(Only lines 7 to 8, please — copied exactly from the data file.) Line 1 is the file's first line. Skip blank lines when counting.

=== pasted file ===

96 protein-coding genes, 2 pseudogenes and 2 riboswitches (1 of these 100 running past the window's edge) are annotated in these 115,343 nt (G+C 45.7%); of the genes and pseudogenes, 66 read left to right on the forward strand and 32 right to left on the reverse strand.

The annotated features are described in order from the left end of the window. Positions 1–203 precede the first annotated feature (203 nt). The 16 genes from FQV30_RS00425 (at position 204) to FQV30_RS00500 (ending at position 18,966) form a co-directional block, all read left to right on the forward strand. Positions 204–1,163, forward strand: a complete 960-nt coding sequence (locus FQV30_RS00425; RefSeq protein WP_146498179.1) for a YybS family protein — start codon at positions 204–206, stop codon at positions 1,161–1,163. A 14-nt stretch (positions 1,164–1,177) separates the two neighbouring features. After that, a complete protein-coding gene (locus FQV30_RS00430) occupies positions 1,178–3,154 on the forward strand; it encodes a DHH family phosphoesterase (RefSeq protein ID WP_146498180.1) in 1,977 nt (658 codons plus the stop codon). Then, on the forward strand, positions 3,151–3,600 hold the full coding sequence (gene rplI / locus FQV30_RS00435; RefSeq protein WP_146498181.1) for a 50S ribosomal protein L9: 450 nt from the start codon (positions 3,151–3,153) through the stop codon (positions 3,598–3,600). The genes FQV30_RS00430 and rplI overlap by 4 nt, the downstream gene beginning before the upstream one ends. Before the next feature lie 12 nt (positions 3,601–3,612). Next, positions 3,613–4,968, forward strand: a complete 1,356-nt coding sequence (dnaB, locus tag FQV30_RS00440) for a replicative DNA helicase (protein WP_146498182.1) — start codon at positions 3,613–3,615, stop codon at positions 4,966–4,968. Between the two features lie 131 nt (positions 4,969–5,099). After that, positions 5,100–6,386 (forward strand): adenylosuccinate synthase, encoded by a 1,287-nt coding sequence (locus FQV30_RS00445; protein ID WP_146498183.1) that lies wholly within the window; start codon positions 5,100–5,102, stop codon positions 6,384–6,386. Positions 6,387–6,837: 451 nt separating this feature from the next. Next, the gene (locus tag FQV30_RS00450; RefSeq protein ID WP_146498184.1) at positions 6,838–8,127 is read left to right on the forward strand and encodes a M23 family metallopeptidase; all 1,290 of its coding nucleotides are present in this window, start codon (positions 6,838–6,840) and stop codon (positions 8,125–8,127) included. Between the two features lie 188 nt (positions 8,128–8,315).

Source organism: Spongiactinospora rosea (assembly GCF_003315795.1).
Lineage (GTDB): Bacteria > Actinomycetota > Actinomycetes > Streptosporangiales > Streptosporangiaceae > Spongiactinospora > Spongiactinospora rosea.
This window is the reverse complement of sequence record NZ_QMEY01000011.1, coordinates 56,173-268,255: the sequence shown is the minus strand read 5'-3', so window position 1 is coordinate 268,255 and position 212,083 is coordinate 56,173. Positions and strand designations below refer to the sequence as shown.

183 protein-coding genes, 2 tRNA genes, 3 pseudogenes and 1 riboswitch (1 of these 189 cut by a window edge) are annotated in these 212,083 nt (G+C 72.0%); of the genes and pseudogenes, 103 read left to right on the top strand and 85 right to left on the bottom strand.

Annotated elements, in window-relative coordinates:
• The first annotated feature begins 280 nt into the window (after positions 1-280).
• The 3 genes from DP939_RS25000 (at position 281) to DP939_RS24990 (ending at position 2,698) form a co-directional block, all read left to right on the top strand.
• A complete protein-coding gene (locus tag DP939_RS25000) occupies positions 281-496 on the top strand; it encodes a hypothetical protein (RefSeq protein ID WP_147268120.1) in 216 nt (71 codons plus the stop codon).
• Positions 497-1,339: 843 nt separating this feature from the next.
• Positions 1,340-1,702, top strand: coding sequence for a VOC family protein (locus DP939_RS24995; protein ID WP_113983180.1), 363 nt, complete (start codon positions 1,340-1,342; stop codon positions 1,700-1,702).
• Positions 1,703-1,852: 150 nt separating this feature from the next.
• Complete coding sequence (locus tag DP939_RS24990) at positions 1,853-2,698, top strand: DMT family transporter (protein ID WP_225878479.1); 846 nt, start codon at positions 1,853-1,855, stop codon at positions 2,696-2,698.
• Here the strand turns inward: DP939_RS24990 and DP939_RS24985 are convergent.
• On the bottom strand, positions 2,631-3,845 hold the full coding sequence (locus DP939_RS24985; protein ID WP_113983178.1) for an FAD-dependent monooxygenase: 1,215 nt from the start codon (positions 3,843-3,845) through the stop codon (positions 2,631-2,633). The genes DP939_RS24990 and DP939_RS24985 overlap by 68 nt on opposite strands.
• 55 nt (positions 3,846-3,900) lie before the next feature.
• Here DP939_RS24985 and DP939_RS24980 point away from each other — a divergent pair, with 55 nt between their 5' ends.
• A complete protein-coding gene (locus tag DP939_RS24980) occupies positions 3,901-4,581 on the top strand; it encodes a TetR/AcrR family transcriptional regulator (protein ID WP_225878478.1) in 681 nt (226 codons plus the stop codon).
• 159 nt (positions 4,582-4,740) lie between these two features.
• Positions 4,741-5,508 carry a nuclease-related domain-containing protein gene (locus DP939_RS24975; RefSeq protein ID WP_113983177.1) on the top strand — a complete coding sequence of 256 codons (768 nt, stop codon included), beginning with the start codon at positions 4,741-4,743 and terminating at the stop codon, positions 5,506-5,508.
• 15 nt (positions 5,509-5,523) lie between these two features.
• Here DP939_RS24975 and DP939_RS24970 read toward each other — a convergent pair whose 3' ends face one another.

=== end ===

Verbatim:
Annotated elements, in window-relative coordinates:
• The first annotated feature begins 280 nt into the window (after positions 1-280).